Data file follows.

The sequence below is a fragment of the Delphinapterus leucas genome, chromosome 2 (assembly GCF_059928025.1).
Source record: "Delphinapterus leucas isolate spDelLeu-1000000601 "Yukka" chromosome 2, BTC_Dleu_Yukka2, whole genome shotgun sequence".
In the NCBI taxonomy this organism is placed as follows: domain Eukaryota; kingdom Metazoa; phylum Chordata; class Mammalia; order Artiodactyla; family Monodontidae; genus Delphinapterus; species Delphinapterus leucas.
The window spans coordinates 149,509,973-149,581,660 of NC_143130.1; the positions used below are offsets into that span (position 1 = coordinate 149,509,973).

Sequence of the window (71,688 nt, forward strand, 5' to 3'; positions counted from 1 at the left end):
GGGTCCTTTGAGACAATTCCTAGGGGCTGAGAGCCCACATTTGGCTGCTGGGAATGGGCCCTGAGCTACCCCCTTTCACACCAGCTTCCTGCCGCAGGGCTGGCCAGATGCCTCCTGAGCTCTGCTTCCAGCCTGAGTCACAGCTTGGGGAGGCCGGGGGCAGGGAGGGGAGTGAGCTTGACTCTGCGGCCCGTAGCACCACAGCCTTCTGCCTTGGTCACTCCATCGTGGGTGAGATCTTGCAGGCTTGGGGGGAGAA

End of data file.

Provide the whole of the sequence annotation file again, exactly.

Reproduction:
The sequence below is a fragment of the Delphinapterus leucas genome, chromosome 2 (assembly GCF_059928025.1).
Source record: "Delphinapterus leucas isolate spDelLeu-1000000601 "Yukka" chromosome 2, BTC_Dleu_Yukka2, whole genome shotgun sequence".
In the NCBI taxonomy this organism is placed as follows: domain Eukaryota; kingdom Metazoa; phylum Chordata; class Mammalia; order Artiodactyla; family Monodontidae; genus Delphinapterus; species Delphinapterus leucas.
The window spans coordinates 149,509,973-149,581,660 of NC_143130.1; the positions used below are offsets into that span (position 1 = coordinate 149,509,973).

Sequence of the window (71,688 nt, forward strand, 5' to 3'; positions counted from 1 at the left end):
GGGTCCTTTGAGACAATTCCTAGGGGCTGAGAGCCCACATTTGGCTGCTGGGAATGGGCCCTGAGCTACCCCCTTTCACACCAGCTTCCTGCCGCAGGGCTGGCCAGATGCCTCCTGAGCTCTGCTTCCAGCCTGAGTCACAGCTTGGGGAGGCCGGGGGCAGGGAGGGGAGTGAGCTTGACTCTGCGGCCCGTAGCACCACAGCCTTCTGCCTTGGTCACTCCATCGTGGGTGAGATCTTGCAGGCTTGGGGGGAGAA